VEI =Volcanic Explosivity Index
The reported size, or "bigness," of historical eruptions depends very much on both the experience and vantage point of the observer. To meet the need for a meaningful magnitude measure that can be easily applied to eruption sizes, Newhall and Self (1982) integrated quantitative data with the subjective descriptions of observers, resulting in the Volcanic Explosivity Index (VEI). It is a simple 0-to-8 index of increasing explosivity, with each successive integer representing about an order of magnitude increase. Criteria for VEI assignments are shown in the table below, which is followed by examples of eruptions in different VEI size classes. VEI assignments have been updated from those in Newhall and Self (1982) and Simkin and Siebert (1994).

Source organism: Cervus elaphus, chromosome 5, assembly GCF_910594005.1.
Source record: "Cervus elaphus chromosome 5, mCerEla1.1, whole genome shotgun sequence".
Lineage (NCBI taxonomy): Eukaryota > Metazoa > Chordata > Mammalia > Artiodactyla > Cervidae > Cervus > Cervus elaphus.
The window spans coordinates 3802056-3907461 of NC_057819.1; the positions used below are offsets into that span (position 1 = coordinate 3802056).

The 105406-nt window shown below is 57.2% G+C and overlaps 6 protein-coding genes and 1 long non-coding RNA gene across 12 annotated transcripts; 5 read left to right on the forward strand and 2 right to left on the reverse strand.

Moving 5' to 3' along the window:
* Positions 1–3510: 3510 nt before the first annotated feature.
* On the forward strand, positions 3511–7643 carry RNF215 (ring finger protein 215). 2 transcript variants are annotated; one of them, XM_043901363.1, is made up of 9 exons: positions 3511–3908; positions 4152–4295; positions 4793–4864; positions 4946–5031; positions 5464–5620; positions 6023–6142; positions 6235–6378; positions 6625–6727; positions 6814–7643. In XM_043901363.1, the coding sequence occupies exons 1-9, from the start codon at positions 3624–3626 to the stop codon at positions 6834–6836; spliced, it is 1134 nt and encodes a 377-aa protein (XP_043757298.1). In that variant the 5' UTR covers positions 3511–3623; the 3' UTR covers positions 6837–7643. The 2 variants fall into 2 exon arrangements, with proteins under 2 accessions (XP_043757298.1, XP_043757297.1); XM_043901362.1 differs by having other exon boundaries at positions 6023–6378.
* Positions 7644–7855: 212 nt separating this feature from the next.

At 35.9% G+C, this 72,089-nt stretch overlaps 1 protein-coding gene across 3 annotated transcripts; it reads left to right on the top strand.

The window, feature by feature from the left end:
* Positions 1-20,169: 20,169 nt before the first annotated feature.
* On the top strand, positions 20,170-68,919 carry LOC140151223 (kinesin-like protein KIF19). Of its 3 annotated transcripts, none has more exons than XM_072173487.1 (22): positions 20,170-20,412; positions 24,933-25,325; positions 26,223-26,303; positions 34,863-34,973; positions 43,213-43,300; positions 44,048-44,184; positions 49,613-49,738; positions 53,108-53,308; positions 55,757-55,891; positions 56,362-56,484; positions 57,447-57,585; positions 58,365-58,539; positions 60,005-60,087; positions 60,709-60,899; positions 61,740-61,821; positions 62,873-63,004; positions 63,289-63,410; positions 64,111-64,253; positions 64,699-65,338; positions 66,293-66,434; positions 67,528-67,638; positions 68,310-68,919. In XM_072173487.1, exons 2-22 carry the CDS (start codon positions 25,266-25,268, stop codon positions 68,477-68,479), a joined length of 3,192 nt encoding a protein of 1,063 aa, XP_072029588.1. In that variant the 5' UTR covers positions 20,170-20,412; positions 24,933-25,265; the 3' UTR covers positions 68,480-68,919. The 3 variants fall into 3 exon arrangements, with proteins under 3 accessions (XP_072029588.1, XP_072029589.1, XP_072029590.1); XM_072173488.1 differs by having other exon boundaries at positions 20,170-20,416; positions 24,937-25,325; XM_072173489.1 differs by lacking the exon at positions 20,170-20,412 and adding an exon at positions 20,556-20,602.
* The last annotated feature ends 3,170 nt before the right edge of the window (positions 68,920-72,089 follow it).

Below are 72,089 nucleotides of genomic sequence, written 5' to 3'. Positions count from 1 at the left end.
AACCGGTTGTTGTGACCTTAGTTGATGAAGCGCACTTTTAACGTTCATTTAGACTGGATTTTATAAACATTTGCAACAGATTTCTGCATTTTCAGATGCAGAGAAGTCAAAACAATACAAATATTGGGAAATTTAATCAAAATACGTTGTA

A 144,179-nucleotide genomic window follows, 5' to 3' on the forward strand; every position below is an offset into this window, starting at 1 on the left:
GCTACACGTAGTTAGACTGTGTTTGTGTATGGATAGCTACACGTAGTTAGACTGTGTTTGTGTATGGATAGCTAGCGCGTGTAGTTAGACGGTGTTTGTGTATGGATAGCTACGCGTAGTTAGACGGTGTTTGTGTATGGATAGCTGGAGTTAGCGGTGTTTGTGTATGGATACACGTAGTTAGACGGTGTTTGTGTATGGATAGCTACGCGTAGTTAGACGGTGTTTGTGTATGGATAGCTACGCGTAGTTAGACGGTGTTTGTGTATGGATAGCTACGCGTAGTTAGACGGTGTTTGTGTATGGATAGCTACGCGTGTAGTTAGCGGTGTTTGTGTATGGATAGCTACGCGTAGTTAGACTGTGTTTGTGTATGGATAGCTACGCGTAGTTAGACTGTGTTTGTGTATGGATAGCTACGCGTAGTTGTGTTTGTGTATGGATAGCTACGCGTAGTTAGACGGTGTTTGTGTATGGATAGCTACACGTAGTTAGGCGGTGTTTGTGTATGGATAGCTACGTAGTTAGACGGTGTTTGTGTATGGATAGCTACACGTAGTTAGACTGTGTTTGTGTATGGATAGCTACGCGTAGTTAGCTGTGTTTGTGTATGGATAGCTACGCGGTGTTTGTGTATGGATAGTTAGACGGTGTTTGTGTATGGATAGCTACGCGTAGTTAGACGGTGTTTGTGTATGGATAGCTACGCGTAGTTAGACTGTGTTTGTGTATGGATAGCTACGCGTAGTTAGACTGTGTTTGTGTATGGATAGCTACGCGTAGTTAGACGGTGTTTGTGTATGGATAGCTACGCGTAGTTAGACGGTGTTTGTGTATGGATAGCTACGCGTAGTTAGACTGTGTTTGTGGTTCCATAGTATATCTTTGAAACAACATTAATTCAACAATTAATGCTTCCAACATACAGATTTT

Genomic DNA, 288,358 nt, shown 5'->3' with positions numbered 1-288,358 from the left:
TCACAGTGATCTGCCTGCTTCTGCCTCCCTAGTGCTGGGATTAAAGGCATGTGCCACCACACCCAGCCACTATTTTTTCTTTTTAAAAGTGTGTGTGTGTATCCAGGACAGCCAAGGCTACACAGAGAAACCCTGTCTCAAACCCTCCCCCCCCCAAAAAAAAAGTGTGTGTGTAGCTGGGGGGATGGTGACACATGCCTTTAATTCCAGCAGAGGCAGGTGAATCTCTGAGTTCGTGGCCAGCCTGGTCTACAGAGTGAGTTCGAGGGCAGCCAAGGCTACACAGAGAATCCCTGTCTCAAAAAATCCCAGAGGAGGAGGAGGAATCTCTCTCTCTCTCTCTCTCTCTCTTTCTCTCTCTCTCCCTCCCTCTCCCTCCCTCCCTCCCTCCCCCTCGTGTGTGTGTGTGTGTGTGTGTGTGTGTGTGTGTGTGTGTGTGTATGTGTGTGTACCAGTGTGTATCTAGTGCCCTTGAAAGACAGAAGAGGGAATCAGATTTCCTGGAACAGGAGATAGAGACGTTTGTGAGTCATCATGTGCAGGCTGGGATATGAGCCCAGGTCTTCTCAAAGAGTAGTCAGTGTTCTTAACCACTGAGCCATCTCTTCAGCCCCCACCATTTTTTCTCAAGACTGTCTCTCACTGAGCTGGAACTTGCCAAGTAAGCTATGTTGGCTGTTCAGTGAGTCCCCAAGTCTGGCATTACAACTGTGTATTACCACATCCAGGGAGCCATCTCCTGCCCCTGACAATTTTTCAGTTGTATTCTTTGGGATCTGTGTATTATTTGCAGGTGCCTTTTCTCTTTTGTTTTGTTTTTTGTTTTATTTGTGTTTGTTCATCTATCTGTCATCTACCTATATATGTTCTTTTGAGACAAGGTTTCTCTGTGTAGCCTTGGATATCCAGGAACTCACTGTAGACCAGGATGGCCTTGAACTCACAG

Accurate measurement of eruptive volumes requires careful field work and is often subject to unresolvable uncertainties. Consequently, volume information is available for only a small proportion of eruptions. Volume data is displayed in two different formats. Because of space constraints in the Eruptive History table view, only the order of magnitude (in cubic meters) of calculated lava and/or tephra volumes is displayed. An entry of 8/9 under the L/T header, for example, indicates an eruption with 108 m3 of lava and 109 m3 of tephra. Because only the exponent is displayed, this means that the eruption volume may be nearly 10 times larger than shown. The Eruptive History expanded view, in contrast, has room to display the full volume data, including in some cases uncertainty ranges. It is important to note that tephra and lava volumes are listed without correction for vesicularity (the void space occupied by air bubbles, or vesicles), the extraneous fragments of older rock included accidentally in the deposit, or compaction of ash layers with time. The tephra volumes displayed, therefore, are bulk tephra volumes, and not Dense Rock Equivalents (DRE), or volumes of new magma erupted.